PAMPLONA, Spain—Thousands of thrill-seekers avoided getting gored Saturday during the bull run of Pamplona’s San Fermín Festival, officials said, revising an early report saying bull horns stabbed two men.
Officials in the Spanish city officials corrected the preliminary report by Pamplona’s hospital to state that a man was scratched on the buttocks but not pierced by a horn.
After the morning run through narrow streets ended, another man suffered a laceration when a wild cow was set loose in the city’s bullring for individuals to test their evasion maneuvers, according to the update.
A total of seven men—six Spaniards and one Frenchman—needed to be treated at the hospital, according to authorities. None of the injuries appeared serious.
While it turned out no one was skewered, the main event produced close calls for the human runners. Some of the massive bulls opted to knock aside people in their path instead of running them through with a potentially deadly horn.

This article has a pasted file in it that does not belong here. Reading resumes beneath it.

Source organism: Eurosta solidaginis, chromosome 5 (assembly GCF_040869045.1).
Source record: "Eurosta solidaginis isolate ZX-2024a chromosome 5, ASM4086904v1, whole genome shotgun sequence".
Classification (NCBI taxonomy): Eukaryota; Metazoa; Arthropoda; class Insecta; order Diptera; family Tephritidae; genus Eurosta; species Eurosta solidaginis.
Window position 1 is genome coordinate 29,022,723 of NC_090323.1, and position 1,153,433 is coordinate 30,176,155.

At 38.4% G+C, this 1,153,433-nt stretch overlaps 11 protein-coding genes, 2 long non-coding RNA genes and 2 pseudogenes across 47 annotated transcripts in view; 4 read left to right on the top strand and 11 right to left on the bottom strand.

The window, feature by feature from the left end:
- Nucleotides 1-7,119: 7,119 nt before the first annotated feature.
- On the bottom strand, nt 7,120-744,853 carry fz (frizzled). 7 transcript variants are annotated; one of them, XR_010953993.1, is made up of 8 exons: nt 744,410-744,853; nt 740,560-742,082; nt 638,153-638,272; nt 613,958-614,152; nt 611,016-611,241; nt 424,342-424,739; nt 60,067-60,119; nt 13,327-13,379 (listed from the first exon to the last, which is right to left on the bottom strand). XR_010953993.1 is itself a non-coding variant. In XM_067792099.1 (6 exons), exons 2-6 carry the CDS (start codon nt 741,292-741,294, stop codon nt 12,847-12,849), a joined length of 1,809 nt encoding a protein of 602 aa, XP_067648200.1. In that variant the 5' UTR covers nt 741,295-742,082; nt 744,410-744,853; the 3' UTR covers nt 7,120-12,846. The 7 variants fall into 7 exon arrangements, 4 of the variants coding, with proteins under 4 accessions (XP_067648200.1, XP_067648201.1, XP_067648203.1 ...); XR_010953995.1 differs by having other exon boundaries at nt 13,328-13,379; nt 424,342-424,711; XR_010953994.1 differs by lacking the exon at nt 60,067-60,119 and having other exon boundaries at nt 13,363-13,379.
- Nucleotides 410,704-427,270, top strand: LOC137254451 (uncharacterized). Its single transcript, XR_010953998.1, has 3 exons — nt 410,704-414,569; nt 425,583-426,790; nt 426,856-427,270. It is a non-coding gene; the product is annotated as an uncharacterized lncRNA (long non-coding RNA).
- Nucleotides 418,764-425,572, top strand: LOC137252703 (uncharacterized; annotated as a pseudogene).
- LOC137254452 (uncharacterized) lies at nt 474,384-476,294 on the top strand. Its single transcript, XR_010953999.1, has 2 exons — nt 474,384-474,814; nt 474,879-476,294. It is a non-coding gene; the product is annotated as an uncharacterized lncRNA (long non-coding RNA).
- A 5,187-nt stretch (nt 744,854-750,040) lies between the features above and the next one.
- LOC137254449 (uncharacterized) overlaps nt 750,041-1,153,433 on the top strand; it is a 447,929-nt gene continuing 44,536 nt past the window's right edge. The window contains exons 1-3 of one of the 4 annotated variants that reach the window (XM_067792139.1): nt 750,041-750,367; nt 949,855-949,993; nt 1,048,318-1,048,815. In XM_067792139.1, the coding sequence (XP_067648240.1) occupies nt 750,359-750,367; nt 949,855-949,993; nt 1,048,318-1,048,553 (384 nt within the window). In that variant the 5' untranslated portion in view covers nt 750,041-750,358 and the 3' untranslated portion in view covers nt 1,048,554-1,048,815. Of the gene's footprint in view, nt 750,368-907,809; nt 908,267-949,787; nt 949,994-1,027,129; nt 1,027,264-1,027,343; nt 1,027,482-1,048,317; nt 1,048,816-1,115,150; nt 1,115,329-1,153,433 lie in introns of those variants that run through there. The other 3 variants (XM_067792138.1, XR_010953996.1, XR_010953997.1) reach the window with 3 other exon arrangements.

Several runners were stomped or bowled over by the half-dozen bulls and the six tame oxen that help guide them along the 875-meter (956-yard) course through Pamplona’s old quarter.
There were no gorings on the first two days of this year’s festival either. Saturday’s bull run was the third of eight scheduled and took 2.5 minutes.
Thousands of runners, most wearing the traditional white shirt and pants with red sash and neckerchief, scampered to avoid the charging animals. Many ended up piled on top of each other in the narrow cobblestone streets of the course.
Only expert runners can sprint for short stretches right in front of the horns of a bull before jumping out of the way at the last moment.
The collective adrenaline rush of the bull run is followed by general hedonism with people drinking, eating, attending concerts and partying late into the night.
The six bulls that run each morning are killed in bullfights by professional bullfighters later in the day. Pamplona’s bullring is celebrating its 100th anniversary this year.
Eight people were gored in 2019, the last festival before a two-year hiatus due to the COVID-19 pandemic. Sixteen people have died in Pamplona’s bull runs since 1910, with the last death in 2009.
The Pamplona festival, which was made known to the English-speaking world through Ernest Hemingway’s 1926 novel “The Sun Also Rises,” draws tens of thousands of visitors from around the world.